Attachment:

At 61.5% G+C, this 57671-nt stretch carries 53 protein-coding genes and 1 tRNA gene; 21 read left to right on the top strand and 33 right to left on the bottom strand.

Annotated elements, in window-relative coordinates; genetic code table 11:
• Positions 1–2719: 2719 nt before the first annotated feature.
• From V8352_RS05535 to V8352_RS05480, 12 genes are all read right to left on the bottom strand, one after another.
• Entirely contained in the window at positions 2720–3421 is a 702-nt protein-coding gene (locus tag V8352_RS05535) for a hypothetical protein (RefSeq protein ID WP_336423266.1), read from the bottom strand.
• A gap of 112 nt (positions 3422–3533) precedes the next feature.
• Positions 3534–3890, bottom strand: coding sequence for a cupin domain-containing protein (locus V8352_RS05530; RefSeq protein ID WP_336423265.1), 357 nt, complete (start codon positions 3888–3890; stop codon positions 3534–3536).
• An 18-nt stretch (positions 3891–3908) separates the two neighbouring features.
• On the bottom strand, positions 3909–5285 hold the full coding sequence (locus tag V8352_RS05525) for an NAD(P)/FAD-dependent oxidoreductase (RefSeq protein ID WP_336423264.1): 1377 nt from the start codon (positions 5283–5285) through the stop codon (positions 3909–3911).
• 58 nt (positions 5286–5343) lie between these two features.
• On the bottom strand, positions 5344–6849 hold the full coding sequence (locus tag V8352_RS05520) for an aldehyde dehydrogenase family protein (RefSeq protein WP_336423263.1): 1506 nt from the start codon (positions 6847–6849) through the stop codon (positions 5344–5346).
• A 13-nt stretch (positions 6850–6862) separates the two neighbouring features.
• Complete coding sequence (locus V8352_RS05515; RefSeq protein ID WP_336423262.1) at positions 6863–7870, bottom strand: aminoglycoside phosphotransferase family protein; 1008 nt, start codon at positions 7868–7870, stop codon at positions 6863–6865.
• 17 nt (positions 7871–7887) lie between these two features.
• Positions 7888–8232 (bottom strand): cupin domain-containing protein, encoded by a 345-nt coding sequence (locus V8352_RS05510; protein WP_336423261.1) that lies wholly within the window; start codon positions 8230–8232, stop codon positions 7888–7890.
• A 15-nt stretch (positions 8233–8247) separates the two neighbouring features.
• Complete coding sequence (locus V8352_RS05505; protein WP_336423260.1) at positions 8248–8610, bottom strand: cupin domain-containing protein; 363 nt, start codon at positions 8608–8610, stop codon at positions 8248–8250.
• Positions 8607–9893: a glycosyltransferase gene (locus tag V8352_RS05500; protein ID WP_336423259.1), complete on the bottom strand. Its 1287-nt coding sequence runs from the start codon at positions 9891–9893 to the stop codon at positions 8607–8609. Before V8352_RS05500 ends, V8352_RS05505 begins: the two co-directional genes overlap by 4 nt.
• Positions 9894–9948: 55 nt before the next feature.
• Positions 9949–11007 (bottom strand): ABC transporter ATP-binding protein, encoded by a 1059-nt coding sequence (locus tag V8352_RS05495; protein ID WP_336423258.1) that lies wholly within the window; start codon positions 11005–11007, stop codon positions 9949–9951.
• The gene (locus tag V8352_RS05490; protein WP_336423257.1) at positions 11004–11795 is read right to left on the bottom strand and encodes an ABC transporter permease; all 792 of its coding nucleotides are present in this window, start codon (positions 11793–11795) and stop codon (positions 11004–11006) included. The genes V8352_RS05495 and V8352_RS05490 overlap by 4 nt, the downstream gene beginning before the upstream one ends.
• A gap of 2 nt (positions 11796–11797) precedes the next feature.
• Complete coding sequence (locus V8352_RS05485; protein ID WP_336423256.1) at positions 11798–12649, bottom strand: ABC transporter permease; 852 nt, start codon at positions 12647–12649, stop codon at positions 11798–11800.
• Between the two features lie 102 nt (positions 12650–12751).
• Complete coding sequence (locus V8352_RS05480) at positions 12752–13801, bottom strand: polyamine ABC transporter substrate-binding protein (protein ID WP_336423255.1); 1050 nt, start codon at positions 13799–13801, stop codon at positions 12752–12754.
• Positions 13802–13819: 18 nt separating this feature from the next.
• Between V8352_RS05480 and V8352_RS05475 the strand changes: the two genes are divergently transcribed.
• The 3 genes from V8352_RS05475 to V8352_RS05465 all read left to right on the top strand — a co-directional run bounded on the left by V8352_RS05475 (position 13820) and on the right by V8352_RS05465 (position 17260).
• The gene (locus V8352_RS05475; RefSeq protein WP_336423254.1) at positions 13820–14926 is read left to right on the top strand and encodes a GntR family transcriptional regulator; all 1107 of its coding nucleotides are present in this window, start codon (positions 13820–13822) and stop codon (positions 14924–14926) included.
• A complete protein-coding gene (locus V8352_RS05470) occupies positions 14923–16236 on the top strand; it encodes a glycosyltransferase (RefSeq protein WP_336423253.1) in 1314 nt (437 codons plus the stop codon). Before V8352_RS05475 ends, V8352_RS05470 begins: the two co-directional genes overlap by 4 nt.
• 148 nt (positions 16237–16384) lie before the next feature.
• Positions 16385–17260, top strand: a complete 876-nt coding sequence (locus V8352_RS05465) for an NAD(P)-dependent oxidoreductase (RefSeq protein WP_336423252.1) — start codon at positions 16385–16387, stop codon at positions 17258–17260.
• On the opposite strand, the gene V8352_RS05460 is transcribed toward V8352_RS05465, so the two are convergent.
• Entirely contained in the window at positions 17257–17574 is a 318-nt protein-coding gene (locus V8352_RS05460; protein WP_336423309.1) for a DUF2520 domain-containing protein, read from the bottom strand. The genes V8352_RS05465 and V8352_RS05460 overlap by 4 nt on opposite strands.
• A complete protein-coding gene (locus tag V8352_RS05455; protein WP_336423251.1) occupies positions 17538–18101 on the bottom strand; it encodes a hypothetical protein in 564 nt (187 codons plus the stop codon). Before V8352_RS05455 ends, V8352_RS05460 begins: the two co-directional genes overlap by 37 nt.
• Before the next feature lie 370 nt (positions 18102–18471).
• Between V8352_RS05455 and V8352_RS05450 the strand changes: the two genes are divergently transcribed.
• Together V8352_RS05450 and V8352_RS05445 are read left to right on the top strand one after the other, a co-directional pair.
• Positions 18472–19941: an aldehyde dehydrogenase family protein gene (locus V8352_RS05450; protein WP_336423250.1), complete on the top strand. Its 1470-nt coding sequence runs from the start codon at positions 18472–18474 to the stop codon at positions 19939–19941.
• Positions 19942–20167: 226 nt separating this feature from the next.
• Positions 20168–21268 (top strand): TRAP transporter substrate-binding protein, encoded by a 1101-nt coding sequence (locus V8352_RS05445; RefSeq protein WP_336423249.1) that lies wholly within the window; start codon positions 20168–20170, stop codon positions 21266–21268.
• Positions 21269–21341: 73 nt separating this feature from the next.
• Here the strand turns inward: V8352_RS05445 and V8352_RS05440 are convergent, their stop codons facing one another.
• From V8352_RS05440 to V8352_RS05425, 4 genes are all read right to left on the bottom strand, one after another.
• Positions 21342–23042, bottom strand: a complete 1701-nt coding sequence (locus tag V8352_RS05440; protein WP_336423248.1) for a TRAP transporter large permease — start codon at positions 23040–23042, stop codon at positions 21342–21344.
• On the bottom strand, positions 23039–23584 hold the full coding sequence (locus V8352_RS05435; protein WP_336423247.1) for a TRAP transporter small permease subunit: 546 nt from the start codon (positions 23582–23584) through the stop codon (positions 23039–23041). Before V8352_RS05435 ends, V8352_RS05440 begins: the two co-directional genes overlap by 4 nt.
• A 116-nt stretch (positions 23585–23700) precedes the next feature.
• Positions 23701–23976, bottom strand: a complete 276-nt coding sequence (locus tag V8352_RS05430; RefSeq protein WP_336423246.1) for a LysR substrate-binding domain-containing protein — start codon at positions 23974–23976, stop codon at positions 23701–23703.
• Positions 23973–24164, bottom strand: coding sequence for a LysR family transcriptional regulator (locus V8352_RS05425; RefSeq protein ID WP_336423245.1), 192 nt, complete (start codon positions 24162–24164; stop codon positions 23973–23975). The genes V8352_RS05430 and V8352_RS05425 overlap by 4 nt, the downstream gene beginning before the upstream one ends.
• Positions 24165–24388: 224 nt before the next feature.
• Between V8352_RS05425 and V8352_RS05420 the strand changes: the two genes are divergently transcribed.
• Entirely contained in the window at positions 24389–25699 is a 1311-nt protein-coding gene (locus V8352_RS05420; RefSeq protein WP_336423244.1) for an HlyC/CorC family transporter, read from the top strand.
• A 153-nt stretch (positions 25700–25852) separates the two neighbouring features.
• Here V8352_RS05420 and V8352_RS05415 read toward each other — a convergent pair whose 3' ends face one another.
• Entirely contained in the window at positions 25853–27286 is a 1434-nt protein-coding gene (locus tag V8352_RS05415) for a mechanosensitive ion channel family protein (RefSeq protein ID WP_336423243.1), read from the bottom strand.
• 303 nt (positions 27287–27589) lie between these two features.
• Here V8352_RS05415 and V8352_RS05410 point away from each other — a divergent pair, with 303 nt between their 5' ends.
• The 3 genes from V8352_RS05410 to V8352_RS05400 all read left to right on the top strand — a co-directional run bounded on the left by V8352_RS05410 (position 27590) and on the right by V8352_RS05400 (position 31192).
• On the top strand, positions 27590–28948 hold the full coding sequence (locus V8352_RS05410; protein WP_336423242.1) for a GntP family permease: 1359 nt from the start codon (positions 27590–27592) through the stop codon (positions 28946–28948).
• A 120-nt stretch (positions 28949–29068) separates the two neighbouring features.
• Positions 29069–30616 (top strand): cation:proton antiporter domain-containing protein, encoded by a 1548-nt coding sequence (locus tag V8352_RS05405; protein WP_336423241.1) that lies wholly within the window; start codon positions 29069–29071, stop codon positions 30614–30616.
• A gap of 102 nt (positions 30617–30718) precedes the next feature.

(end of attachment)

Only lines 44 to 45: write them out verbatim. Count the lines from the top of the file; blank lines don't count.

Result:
• From V8352_RS05440 to V8352_RS05425, 4 genes are all read right to left on the bottom strand, one after another.
• Positions 21342–23042, bottom strand: a complete 1701-nt coding sequence (locus tag V8352_RS05440; protein WP_336423248.1) for a TRAP transporter large permease — start codon at positions 23040–23042, stop codon at positions 21342–21344.